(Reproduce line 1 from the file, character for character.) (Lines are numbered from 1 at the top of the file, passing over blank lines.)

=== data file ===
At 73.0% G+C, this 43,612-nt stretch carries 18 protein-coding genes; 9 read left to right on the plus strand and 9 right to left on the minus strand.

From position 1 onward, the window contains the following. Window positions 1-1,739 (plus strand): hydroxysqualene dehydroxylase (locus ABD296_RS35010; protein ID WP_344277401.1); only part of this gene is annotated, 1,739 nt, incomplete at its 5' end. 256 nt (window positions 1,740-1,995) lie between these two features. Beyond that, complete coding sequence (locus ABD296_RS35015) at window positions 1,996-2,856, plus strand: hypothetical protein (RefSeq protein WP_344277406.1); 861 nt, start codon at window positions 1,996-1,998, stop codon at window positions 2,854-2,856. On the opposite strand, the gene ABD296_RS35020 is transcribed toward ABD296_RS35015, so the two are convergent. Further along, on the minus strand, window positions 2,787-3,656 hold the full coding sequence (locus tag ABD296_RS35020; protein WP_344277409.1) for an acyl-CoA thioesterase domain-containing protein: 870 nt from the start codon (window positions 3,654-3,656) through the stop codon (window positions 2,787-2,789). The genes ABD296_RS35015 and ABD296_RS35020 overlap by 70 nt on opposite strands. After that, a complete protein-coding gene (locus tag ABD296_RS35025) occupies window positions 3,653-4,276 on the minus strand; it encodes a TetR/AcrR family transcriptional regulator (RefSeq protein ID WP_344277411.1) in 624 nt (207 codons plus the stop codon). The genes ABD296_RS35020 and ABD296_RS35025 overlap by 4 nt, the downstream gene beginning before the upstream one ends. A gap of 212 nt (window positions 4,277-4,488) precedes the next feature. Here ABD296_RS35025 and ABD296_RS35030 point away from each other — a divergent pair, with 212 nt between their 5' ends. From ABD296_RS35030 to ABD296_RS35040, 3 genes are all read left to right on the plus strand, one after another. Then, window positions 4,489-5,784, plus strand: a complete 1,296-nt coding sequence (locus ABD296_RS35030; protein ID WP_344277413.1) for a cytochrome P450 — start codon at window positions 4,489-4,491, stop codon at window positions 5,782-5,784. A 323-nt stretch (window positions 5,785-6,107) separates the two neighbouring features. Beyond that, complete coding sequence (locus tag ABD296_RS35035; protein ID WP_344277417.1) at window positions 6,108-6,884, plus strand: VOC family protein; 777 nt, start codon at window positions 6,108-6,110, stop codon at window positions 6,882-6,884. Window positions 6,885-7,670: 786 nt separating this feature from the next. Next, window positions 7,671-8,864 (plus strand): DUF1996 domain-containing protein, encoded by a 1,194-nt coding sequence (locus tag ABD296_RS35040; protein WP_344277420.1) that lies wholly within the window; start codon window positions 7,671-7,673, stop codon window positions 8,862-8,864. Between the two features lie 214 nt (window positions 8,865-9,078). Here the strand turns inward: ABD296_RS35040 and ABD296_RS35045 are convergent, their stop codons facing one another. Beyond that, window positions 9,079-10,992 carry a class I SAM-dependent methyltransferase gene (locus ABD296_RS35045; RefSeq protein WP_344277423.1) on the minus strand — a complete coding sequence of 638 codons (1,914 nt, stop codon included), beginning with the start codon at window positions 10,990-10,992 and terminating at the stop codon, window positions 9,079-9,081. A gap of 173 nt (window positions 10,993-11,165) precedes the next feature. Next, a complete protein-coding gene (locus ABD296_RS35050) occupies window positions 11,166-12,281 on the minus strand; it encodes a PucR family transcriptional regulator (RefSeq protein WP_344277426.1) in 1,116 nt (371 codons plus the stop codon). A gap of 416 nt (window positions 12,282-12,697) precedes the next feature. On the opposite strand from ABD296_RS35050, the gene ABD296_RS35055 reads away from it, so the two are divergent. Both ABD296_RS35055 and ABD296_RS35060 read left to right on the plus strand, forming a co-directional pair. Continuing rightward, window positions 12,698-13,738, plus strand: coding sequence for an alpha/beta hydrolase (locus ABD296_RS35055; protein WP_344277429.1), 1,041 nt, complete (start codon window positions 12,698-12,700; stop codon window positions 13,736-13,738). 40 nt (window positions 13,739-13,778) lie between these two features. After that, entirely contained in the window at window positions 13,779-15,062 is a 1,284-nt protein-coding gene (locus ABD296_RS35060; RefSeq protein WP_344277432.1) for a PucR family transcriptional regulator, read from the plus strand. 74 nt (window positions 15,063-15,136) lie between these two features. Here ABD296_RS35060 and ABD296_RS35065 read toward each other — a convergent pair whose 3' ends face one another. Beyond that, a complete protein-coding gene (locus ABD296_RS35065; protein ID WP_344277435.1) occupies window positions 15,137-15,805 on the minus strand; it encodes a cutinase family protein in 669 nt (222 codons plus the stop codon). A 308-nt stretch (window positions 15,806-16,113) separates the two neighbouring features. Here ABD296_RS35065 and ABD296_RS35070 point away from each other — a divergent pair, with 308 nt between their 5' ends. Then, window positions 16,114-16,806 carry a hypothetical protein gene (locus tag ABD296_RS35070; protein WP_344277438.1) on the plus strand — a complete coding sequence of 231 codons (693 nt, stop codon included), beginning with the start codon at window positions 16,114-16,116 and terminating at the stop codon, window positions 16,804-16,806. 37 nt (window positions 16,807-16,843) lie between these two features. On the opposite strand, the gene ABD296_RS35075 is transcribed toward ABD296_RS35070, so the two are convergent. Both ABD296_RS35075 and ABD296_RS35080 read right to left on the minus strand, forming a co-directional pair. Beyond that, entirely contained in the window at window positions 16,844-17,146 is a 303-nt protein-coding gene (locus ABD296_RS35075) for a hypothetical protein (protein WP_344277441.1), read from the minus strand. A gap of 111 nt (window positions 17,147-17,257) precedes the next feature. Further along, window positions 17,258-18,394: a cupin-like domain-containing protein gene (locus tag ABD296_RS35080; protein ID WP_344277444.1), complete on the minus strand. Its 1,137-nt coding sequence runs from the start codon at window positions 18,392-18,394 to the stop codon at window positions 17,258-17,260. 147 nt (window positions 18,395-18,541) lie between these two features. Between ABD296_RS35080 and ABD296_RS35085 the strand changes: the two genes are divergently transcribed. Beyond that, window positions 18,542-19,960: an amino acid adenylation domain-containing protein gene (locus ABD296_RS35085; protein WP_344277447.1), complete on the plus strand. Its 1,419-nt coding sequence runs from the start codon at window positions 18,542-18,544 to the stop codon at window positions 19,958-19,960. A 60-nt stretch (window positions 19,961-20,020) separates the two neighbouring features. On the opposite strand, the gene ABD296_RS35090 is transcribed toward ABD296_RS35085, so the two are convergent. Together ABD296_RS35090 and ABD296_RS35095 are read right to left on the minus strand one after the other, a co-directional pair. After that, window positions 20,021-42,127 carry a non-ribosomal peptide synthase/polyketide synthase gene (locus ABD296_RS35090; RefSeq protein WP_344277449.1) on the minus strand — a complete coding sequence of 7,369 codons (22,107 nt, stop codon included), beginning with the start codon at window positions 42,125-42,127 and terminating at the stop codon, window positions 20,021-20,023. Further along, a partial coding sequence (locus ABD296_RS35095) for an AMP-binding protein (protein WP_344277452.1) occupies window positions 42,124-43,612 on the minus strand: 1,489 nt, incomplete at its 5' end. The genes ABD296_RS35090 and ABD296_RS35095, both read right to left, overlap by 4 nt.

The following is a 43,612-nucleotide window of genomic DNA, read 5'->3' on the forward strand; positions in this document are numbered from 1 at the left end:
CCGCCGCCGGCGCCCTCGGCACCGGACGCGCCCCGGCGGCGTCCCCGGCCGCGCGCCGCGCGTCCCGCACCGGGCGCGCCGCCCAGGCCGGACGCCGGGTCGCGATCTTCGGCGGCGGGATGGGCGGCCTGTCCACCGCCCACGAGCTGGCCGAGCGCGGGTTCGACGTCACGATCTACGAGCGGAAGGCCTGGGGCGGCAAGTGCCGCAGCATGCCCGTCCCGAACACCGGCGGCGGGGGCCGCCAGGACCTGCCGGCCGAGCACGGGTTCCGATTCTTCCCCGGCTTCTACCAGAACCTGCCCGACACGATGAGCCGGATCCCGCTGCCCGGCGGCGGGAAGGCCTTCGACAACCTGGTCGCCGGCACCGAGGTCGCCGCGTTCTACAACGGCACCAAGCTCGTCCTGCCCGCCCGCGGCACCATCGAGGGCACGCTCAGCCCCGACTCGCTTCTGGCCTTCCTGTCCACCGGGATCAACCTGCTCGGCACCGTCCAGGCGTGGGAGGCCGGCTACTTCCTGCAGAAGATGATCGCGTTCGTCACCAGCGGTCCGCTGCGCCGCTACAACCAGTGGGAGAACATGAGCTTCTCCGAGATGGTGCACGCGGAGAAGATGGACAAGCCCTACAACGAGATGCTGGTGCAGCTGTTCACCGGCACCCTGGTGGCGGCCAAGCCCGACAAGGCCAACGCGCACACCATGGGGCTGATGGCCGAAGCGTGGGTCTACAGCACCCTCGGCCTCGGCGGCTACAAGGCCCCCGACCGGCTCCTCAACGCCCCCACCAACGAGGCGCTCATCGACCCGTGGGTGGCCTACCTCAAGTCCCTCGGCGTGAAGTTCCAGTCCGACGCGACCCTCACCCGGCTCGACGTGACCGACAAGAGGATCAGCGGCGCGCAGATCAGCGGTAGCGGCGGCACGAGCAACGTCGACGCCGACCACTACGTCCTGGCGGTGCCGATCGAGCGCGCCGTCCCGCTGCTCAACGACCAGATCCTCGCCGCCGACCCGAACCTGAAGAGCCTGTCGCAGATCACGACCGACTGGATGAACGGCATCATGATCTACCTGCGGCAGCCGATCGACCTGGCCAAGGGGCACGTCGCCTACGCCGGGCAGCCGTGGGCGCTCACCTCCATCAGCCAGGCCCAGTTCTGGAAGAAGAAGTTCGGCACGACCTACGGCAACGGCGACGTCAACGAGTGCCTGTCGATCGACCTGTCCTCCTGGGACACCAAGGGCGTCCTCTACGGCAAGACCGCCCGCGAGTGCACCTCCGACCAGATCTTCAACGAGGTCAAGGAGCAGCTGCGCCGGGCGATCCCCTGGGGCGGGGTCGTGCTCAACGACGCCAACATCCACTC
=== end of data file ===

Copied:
At 73.0% G+C, this 43,612-nt stretch carries 18 protein-coding genes; 9 read left to right on the plus strand and 9 right to left on the minus strand.